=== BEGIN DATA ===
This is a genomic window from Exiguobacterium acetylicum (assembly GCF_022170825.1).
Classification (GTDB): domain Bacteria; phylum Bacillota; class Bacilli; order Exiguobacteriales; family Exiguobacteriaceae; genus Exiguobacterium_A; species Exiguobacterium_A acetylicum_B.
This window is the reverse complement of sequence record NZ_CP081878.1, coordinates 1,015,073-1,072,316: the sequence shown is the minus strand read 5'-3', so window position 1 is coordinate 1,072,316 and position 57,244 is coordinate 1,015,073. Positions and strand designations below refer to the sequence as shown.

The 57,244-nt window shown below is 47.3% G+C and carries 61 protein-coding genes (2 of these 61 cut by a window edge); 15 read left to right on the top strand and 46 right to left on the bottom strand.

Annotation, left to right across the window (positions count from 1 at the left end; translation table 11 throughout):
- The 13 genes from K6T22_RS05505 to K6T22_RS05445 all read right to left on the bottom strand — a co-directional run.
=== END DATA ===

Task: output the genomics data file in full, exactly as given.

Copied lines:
This is a genomic window from Exiguobacterium acetylicum (assembly GCF_022170825.1).
Classification (GTDB): domain Bacteria; phylum Bacillota; class Bacilli; order Exiguobacteriales; family Exiguobacteriaceae; genus Exiguobacterium_A; species Exiguobacterium_A acetylicum_B.
This window is the reverse complement of sequence record NZ_CP081878.1, coordinates 1,015,073-1,072,316: the sequence shown is the minus strand read 5'-3', so window position 1 is coordinate 1,072,316 and position 57,244 is coordinate 1,015,073. Positions and strand designations below refer to the sequence as shown.

The 57,244-nt window shown below is 47.3% G+C and carries 61 protein-coding genes (2 of these 61 cut by a window edge); 15 read left to right on the top strand and 46 right to left on the bottom strand.

Annotation, left to right across the window (positions count from 1 at the left end; translation table 11 throughout):
- The 13 genes from K6T22_RS05505 to K6T22_RS05445 all read right to left on the bottom strand — a co-directional run.